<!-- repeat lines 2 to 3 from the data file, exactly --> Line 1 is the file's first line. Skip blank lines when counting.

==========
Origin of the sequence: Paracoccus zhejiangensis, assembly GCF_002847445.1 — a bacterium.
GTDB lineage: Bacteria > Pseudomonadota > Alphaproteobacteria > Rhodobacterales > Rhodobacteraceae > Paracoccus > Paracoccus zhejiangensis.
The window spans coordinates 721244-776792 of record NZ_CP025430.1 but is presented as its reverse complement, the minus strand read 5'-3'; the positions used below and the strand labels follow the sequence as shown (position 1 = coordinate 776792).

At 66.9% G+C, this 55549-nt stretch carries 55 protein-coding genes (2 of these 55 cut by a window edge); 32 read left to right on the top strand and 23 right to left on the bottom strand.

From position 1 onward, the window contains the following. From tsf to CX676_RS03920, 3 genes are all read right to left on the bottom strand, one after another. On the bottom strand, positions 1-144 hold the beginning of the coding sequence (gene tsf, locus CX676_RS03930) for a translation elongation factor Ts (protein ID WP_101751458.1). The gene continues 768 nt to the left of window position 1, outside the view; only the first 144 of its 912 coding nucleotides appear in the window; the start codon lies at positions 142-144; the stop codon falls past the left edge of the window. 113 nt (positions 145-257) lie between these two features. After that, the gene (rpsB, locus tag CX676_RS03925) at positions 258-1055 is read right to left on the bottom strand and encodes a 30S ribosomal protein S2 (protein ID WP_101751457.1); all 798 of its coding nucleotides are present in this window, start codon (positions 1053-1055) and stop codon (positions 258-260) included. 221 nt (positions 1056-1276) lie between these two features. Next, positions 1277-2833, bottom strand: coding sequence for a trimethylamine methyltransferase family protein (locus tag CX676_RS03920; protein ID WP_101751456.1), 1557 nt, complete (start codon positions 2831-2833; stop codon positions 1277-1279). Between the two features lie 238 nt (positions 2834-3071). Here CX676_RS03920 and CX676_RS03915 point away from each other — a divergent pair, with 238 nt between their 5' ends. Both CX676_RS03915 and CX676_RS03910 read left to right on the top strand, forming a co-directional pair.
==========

GTDB lineage: Bacteria > Pseudomonadota > Alphaproteobacteria > Rhodobacterales > Rhodobacteraceae > Paracoccus > Paracoccus zhejiangensis.
The window spans coordinates 721244-776792 of record NZ_CP025430.1 but is presented as its reverse complement, the minus strand read 5'-3'; the positions used below and the strand labels follow the sequence as shown (position 1 = coordinate 776792).